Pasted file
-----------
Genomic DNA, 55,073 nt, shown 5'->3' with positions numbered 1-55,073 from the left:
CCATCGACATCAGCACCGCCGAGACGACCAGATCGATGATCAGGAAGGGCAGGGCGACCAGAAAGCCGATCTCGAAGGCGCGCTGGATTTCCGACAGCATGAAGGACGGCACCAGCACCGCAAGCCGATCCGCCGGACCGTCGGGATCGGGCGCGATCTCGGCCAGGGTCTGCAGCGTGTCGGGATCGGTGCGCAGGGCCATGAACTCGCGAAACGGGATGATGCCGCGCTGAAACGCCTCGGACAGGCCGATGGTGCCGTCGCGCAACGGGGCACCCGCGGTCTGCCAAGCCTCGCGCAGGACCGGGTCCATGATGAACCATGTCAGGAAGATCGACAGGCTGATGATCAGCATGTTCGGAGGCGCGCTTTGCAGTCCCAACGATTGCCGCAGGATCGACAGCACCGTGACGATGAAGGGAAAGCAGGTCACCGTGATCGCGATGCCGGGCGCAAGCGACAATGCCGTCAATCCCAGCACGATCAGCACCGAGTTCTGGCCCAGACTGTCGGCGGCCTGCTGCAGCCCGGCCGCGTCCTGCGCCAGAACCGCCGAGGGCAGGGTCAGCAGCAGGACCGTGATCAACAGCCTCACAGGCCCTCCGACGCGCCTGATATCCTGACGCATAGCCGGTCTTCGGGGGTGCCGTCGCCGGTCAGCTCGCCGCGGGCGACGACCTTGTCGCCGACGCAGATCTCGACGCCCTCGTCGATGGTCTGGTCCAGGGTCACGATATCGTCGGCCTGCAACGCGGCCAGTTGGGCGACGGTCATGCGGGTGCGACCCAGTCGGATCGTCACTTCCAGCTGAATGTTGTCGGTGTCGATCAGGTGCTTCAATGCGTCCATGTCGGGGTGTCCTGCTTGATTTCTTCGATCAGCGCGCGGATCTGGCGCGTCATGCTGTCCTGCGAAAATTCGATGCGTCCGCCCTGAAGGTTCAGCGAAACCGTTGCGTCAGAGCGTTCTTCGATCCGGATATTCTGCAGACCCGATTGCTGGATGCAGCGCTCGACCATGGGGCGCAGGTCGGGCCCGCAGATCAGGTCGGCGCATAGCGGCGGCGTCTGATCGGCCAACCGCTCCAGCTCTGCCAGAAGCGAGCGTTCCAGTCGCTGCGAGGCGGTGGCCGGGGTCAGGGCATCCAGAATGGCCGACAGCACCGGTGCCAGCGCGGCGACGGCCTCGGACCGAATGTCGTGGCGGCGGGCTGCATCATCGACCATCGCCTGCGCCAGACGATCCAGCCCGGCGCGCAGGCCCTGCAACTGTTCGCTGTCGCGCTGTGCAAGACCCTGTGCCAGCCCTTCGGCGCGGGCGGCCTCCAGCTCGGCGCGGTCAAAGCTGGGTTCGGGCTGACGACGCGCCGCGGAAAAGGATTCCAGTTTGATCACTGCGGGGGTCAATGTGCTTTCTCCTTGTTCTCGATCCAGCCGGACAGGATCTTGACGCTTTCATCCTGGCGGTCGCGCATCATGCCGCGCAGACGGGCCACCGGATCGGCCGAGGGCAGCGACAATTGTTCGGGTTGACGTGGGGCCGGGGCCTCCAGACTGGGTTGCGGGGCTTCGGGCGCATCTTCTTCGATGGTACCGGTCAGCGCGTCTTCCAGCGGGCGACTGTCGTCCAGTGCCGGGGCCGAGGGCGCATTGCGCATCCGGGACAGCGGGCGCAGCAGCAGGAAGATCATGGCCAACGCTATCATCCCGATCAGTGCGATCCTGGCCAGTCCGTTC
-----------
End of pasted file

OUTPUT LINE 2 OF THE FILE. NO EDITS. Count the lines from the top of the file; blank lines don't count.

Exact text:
CCATCGACATCAGCACCGCCGAGACGACCAGATCGATGATCAGGAAGGGCAGGGCGACCAGAAAGCCGATCTCGAAGGCGCGCTGGATTTCCGACAGCATGAAGGACGGCACCAGCACCGCAAGCCGATCCGCCGGACCGTCGGGATCGGGCGCGATCTCGGCCAGGGTCTGCAGCGTGTCGGGATCGGTGCGCAGGGCCATGAACTCGCGAAACGGGATGATGCCGCGCTGAAACGCCTCGGACAGGCCGATGGTGCCGTCGCGCAACGGGGCACCCGCGGTCTGCCAAGCCTCGCGCAGGACCGGGTCCATGATGAACCATGTCAGGAAGATCGACAGGCTGATGATCAGCATGTTCGGAGGCGCGCTTTGCAGTCCCAACGATTGCCGCAGGATCGACAGCACCGTGACGATGAAGGGAAAGCAGGTCACCGTGATCGCGATGCCGGGCGCAAGCGACAATGCCGTCAATCCCAGCACGATCAGCACCGAGTTCTGGCCCAGACTGTCGGCGGCCTGCTGCAGCCCGGCCGCGTCCTGCGCCAGAACCGCCGAGGGCAGGGTCAGCAGCAGGACCGTGATCAACAGCCTCACAGGCCCTCCGACGCGCCTGATATCCTGACGCATAGCCGGTCTTCGGGGGTGCCGTCGCCGGTCAGCTCGCCGCGGGCGACGACCTTGTCGCCGACGCAGATCTCGACGCCCTCGTCGATGGTCTGGTCCAGGGTCACGATATCGTCGGCCTGCAACGCGGCCAGTTGGGCGACGGTCATGCGGGTGCGACCCAGTCGGATCGTCACTTCCAGCTGAATGTTGTCGGTGTCGATCAGGTGCTTCAATGCGTCCATGTCGGGGTGTCCTGCTTGATTTCTTCGATCAGCGCGCGGATCTGGCGCGTCATGCTGTCCTGCGAAAATTCGATGCGTCCGCCCTGAAGGTTCAGCGAAACCGTTGCGTCAGAGCGTTCTTCGATCCGGATATTCTGCAGACCCGATTGCTGGATGCAGCGCTCGACCATGGGGCGCAGGTCGGGCCCGCAGATCAGGTCGGCGCATAGCGGCGGCGTCTGATCGGCCAACCGCTCCAGCTCTGCCAGAAGCGAGCGTTCCAGTCGCTGCGAGGCGGTGGCCGGGGTCAGGGCATCCAGAATGGCCGACAGCACCGGTGCCAGCGCGGCGACGGCCTCGGACCGAATGTCGTGGCGGCGGGCTGCATCATCGACCATCGCCTGCGCCAGACGATCCAGCCCGGCGCGCAGGCCCTGCAACTGTTCGCTGTCGCGCTGTGCAAGACCCTGTGCCAGCCCTTCGGCGCGGGCGGCCTCCAGCTCGGCGCGGTCAAAGCTGGGTTCGGGCTGACGACGCGCCGCGGAAAAGGATTCCAGTTTGATCACTGCGGGGGTCAATGTGCTTTCTCCTTGTTCTCGATCCAGCCGGACAGGATCTTGACGCTTTCATCCTGGCGGTCGCGCATCATGCCGCGCAGACGGGCCACCGGATCGGCCGAGGGCAGCGACAATTGTTCGGGTTGACGTGGGGCCGGGGCCTCCAGACTGGGTTGCGGGGCTTCGGGCGCATCTTCTTCGATGGTACCGGTCAGCGCGTCTTCCAGCGGGCGACTGTCGTCCAGTGCCGGGGCCGAGGGCGCATTGCGCATCCGGGACAGCGGGCGCAGCAGCAGGAAGATCATGGCCAACGCTATCATCCCGATCAGTGCGATCCTGGCCAGTCCGTTC